“Coffee Bean-Related” Agroecological Factors Affecting the Coffee

  • Ahsan Hameed
  • Syed Ammar Hussain
  • Hafiz Ansar Rasul SuleriaEmail author
Living reference work entry
Part of the Reference Series in Phytochemistry book series (RSP)


Coffee is the most consumed processed beverage aside from water, and green coffee beans are the most traded agriculture commodity after petroleum in the world. The agricultural production of green coffee beans and consumption of coffee have been increasing by 17% and 2% at an annual rate during the previous decades, respectively. The credit of increasing coffee production and consumption goes to its alluring organoleptic characteristics. The organoleptic or final cup quality characteristic of coffee is a multifactorial and complex trait, and both agricultural and postharvest processing factors influence this multifaceted trait significantly. Agroproduction technology of coffee influences 40% cup quality attributes of coffee beverage, whereas remaining 60% quality attributes are determined by postharvest processing technology. In this chapter, the relationship of organoleptic or final cup quality attributes with agricultural and environmental factors was reviewed. The analysis focused on how these factors affect the physical quality attributes of coffee beans in addition to the biochemical cup quality attributes. An overview of agricultural and environmental factors of coffee identified a critical impact of these factors in determining the physical and biochemical cup quality attributes. Geographical topography (especially altitude, slope of attitude, its steepness) was found to be the major element which also dictated the scope of influence of subsequent agricultural and environmental factors. Coffee verities or genetics, rainfall, frost, temperature, soil fertilization status, sun and shade ecosystems, and harvesting strategies played a decisive role in shaping not only the final physical and biochemical cup quality attributes but also in postharvest processing approaches. Each coffee variety (both C. arabica and C. robusta) is specified to a specific region with a set of its own inherent quality characteristics which played an important role in the production of certified specialty, organic, or other same kind of coffees. Moreover, there are still some bottlenecks that need to be addressed in order to fully understand the critical relationship of agricultural and environmental factors with final physical and biochemical cup quality attributes.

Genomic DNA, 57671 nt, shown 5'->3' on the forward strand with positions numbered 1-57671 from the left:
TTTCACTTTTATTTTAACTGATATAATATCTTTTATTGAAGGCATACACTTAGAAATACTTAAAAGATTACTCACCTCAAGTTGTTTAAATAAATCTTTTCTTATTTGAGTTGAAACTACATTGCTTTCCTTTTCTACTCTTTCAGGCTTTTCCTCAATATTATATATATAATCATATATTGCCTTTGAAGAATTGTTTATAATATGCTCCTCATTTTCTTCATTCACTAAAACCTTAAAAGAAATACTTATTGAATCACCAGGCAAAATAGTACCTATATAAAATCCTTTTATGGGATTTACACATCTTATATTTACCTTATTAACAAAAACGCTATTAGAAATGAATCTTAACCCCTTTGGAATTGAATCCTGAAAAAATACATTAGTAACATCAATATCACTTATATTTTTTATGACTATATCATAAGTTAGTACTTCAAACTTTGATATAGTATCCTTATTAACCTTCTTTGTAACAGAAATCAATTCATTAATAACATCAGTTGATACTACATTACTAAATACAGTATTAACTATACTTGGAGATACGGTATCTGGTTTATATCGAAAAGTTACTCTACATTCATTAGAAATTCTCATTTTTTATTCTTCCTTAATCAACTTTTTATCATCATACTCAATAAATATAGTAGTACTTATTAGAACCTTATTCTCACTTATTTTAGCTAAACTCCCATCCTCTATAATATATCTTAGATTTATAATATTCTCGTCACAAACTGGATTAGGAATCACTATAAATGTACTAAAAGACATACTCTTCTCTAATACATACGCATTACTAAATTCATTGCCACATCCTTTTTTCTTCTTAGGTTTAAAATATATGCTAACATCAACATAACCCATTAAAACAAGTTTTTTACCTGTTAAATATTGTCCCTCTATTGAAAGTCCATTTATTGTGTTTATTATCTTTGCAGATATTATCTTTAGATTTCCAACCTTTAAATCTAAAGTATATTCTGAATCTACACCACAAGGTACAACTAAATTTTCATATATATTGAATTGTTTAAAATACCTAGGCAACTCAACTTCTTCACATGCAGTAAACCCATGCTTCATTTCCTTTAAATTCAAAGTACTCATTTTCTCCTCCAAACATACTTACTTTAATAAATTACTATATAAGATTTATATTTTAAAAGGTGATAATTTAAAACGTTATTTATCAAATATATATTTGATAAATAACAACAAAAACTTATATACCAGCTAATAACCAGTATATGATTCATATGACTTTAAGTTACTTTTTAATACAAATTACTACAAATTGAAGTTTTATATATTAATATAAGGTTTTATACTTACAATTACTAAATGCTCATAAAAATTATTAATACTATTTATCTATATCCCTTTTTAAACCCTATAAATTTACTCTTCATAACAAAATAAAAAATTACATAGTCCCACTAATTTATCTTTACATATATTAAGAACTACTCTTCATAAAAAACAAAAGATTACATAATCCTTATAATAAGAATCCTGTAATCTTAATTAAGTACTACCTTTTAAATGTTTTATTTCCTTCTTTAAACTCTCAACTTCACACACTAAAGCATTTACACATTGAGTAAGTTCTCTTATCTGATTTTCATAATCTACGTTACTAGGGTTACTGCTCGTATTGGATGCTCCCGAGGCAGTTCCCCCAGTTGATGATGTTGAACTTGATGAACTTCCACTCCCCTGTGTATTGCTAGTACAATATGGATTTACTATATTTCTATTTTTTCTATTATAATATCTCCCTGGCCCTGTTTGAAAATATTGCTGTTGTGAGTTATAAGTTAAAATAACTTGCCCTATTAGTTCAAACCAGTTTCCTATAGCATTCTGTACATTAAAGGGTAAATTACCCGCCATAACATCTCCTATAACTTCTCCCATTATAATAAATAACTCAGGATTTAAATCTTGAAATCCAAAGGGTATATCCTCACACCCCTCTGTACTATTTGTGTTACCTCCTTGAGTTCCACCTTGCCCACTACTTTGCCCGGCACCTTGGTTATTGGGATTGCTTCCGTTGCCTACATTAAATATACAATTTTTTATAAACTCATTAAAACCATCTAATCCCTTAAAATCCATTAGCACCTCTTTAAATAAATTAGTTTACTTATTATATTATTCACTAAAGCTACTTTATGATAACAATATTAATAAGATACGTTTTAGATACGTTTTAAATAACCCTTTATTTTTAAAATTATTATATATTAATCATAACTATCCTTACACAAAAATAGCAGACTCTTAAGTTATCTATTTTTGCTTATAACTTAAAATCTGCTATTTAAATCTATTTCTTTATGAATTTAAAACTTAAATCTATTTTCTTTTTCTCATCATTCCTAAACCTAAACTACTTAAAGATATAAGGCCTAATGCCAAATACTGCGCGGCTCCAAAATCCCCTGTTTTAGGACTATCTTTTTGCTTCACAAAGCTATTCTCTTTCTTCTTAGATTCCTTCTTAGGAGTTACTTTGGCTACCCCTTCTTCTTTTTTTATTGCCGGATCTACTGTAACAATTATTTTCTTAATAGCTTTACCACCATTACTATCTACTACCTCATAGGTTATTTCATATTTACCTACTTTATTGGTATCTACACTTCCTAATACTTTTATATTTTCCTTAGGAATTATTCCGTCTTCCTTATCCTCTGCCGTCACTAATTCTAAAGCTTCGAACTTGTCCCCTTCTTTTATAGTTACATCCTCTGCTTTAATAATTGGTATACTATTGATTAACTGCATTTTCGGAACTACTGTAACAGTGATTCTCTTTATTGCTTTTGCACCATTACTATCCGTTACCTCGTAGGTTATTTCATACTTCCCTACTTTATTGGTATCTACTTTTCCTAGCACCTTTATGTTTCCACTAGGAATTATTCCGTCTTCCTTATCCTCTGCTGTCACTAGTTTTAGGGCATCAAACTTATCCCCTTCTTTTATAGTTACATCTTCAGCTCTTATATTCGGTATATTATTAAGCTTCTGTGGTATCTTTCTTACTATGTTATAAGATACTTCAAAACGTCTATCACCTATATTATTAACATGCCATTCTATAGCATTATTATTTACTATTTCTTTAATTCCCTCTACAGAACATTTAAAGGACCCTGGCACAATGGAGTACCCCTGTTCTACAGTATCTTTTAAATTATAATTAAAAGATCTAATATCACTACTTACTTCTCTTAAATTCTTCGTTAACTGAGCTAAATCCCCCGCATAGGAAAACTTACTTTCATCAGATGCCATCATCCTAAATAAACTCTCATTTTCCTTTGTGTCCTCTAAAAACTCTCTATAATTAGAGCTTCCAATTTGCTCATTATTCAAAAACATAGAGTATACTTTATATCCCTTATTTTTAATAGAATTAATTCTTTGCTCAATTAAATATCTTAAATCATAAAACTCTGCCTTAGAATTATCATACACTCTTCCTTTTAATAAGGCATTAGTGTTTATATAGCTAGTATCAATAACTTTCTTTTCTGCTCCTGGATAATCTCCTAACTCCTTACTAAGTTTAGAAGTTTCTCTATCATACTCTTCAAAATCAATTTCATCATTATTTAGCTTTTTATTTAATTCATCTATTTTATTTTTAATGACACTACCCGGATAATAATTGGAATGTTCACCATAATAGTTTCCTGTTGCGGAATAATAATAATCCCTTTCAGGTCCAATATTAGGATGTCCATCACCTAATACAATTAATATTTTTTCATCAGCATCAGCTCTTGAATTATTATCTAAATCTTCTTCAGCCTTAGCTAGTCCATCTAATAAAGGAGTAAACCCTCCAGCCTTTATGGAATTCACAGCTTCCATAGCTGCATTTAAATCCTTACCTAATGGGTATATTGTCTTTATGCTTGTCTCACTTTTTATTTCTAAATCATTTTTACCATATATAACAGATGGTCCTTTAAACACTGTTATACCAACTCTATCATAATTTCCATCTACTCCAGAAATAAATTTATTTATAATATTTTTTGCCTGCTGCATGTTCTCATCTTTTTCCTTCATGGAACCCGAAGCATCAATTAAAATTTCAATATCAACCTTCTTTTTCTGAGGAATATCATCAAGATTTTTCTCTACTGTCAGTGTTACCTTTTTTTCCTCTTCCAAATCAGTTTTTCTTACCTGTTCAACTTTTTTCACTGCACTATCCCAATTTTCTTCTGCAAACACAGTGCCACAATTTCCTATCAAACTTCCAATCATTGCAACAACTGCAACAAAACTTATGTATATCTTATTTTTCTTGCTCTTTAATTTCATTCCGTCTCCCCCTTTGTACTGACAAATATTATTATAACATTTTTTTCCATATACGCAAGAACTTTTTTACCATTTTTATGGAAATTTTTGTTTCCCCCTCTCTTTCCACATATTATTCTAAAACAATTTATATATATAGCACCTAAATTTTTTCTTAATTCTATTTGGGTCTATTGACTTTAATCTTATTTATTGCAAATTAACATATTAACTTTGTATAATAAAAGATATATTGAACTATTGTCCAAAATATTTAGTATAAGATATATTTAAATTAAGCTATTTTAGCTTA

Cup quality Organoleptic characteristics Sensory attributes Preharvesting variables Agricultural factors Coffee body Coffee biochemistry and coffee flavor 



We are highly indebted to the anonymous reviewers for putting down their valuable efforts in improving this article.

Conflict of Interest

The authors declare no conflict of interest.


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Copyright information

© Springer Nature Switzerland AG 2018

Authors and Affiliations

  • Ahsan Hameed
    • 1
    • 2
  • Syed Ammar Hussain
    • 2
    • 3
  • Hafiz Ansar Rasul Suleria
    • 4
    • 5
    • 6
    Email author
  1. 1.Laboratory for Yeast Molecular & Cell Biology, The Research Center of Fermentation Technology, School of Agricultural Engineering & Food ScienceShandong University of TechnologyZibo, ShandongChina
  2. 2.Colin Ratledge Center for Microbial Lipids, School of Agriculture Engineering and Food ScienceShandong University of TechnologyZiboChina
  3. 3.Department of Biology, South Texas Center of Emerging Infectious Diseases (STCEID)University of TexasSan AntonioUSA
  4. 4.UQ Diamantina Institute, Translational Research Institute, Faculty of MedicineThe University of QueenslandBrisbaneAustralia
  5. 5.Centre for Chemistry and Biotechnology, School of Life and Environmental SciencesDeakin UniversityWaurn PondsAustralia
  6. 6.School of Agriculture and FoodThe University of MelbourneParkvilleAustralia

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